Unfortunately, the response he received was far from encouraging. While Sharif was still in the U.S. the Washington Post published an explosive article detailing just how involved Pakistan has been in carrying out the drone campaign that it rails against publicly. The timing of the leak was undoubtedly done with the intent to send a clear signal to Sharif that he should reduce the pressure he was bringing to bear on the issue. Notably, the Washington Post article was based partly on Pakistani diplomatic records, suggesting that some elements in Pakistan collaborated with the Obama administration with the leaks.

Indeed, the Obama administration in general has indicated that currently prefers to work with the Pakistani military and intelligence agencies over the civilian government led by Sharif. Shortly before Sharif began his trip last week the U.S. announced it was releasing US$1.6 billion in aid to Pakistan that it has held up after bilateral relations deteriorated in recent years. According to reports, of the US$1.6 billion in aid to be released, US$1.38 billion will be military aid.

Sharif’s weakened position has not been lost on others, least of all Afghan President Hamid Karzai. As with India, Sharif has made a valiant effort to improve relations with Kabul. He seemed to get Pakistan’s military on board for this initiative when it was announced last month that Islamabad had released Mullah Abdul Ghani Baradar, a moderate member of the Afghan Taliban who is seen as key to peace talks between the Quetta Taliban and the Karzai government.

Baradar has failed to surface more than a month after that announcement, however. The Afghan Taliban are claiming that he remains in Pakistani custody. As Sharif and Karzai got set to meet this week in London with UK Prime Minister David Cameron, Karzai and his team have told anyone who will listen that they planned to use the meeting to grill Sharif on Baradar’s whereabouts.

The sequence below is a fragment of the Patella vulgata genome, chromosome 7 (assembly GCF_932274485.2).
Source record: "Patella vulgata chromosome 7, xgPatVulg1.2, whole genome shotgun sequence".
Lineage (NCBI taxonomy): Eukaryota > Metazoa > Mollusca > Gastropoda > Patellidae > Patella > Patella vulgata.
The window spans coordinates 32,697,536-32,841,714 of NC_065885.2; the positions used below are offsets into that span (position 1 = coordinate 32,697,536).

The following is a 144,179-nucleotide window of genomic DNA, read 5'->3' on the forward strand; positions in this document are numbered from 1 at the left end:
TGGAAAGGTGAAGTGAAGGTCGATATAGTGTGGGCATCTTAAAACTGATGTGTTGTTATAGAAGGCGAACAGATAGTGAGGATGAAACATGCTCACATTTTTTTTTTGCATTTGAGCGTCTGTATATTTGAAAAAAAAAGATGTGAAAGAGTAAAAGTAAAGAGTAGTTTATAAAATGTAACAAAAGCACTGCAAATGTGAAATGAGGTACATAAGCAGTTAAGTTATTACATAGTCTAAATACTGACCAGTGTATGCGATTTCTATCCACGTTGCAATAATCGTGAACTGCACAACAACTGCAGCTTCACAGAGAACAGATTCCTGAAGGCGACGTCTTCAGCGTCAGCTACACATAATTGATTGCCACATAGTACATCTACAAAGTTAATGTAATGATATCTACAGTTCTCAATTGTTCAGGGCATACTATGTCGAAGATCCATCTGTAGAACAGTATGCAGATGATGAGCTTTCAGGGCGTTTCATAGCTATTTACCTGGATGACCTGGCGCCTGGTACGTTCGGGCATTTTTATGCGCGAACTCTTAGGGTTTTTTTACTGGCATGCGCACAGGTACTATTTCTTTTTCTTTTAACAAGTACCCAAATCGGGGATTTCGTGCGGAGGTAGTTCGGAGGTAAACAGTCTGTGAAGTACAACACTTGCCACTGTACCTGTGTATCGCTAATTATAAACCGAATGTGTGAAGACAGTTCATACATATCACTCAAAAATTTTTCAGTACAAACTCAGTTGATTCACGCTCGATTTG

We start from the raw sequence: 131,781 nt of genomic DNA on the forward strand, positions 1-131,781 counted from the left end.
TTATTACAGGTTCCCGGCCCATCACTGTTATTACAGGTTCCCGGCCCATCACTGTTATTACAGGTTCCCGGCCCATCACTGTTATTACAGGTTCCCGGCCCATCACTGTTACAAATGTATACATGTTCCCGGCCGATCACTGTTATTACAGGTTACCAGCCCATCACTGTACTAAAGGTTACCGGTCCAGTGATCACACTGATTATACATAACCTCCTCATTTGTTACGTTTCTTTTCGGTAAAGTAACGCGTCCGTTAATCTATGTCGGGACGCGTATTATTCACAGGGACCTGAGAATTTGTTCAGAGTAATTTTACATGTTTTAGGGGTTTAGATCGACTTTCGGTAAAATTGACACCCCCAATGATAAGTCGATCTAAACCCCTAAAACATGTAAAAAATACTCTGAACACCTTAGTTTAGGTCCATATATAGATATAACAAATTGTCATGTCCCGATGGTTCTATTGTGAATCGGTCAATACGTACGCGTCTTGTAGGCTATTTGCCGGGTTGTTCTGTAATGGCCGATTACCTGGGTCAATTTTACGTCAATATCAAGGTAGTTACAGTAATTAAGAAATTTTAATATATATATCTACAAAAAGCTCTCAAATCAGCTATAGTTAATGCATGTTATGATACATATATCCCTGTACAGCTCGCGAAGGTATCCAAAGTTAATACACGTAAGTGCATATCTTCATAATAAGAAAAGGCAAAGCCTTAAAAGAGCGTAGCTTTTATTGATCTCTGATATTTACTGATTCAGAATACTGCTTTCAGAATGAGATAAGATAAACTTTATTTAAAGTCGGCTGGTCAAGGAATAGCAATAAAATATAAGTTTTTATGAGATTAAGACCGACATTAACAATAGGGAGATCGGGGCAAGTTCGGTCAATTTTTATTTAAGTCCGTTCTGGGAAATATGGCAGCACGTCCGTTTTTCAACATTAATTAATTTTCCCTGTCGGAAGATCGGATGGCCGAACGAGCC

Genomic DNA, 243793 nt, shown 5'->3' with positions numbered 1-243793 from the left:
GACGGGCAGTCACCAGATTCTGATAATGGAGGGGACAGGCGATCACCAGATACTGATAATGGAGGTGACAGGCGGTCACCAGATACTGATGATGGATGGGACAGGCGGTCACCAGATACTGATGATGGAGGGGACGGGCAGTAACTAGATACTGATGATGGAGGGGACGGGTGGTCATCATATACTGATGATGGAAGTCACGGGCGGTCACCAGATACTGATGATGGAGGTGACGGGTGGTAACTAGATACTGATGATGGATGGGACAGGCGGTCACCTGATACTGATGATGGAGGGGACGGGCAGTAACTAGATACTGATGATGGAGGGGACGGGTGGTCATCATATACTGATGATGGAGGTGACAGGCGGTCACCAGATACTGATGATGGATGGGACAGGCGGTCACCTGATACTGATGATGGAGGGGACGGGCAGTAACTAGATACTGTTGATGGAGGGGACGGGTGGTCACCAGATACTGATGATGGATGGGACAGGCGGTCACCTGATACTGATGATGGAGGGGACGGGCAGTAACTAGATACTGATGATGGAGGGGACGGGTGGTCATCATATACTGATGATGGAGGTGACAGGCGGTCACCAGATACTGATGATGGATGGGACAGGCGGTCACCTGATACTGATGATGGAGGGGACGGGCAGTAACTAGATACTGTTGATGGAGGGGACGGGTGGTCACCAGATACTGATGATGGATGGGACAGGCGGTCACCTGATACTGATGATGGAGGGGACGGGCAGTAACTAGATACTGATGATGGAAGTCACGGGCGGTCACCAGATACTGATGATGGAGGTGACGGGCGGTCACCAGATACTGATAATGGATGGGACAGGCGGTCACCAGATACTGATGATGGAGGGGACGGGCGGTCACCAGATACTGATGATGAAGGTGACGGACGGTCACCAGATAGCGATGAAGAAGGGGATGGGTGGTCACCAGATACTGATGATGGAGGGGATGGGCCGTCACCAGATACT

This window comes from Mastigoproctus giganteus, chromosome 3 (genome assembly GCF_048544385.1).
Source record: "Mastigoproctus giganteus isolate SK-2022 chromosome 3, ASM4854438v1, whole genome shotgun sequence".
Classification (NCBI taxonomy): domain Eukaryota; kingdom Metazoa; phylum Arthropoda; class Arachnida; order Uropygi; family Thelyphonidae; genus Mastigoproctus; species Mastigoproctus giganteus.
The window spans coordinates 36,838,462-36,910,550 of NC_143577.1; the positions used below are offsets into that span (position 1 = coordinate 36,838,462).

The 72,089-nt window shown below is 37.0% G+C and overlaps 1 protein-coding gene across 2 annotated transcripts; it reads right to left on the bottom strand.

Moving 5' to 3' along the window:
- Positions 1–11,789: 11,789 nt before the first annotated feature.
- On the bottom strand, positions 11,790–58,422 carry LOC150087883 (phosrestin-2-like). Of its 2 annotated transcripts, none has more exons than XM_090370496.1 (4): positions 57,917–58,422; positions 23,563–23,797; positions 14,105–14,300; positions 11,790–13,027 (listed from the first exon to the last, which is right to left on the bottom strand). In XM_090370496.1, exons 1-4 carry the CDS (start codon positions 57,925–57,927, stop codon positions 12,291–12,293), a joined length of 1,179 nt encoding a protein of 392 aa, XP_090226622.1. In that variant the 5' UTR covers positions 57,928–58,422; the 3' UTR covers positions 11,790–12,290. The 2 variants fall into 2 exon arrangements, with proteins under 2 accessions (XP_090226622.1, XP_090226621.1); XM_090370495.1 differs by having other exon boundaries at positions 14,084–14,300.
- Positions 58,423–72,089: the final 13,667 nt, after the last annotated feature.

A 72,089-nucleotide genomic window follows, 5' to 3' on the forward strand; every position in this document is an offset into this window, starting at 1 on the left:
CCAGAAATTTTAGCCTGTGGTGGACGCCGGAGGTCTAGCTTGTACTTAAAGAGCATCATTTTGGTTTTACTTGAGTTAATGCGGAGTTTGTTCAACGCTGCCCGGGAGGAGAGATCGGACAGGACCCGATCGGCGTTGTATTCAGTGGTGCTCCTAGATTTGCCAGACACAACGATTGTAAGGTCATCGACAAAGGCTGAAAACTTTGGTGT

“Mullah Baradar is still under strict supervision” in Pakistan, a Karzai spokesperson told reporters over the weekend. “We will be seeking an explanation from Pakistan on the whereabouts of Mullah Baradar” during the trilateral talks in London.

Karzai’s pressure on Sharif is unlikely to produce Baradar, but does underscore just how powerless the Pakistani prime minister is in a country in which the military continues to reign supreme, especially on national security issues.

As if matters weren’t bad enough for Sharif, he now confronts the possibility of increased tensions with Iran after Pakistani-based militants killed 14 Iranian border guards and injured six others in an attack last Friday. In recent years Pakistan and Iran have seen their relations greatly improve and Sharif has continued his predecessor’s policy of seeking Iranian assistance in alleviating Pakistan’s dire energy shortages. Failing to find outside financing, Islamabad has recently begun pressing Iran to finance the entire proposed natural gas pipeline.

The prospects of Iran agreeing to this now seem dim. Not only is Iran’s energy situation improving, but the recent attacks seem to have greatly angered Tehran. Indeed, Iran has blasted Pakistan for failing to secure its borders, with one Iranian law enforcement official stating: “The Pakistani government has always condemned these attacks, but it brings excuses that it does not have a strong presence along the border with Iran and it cannot, hence, control the border, but these are all excuses and we cannot accept them.” These sentiments were echoed by an MP, who said: “If Pakistanis are unable to take appropriate measures in that regard, they should allow our forces to enter the Pakistani soil to hunt for and pursue the rogue elements.”

Running Pakistan is never an easy task but recent days have been particularly difficult for the Pakistani premier.

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Zachary Keck is Associate Editor of The Diplomat. He can be found on Twitter: @ZacharyKeck.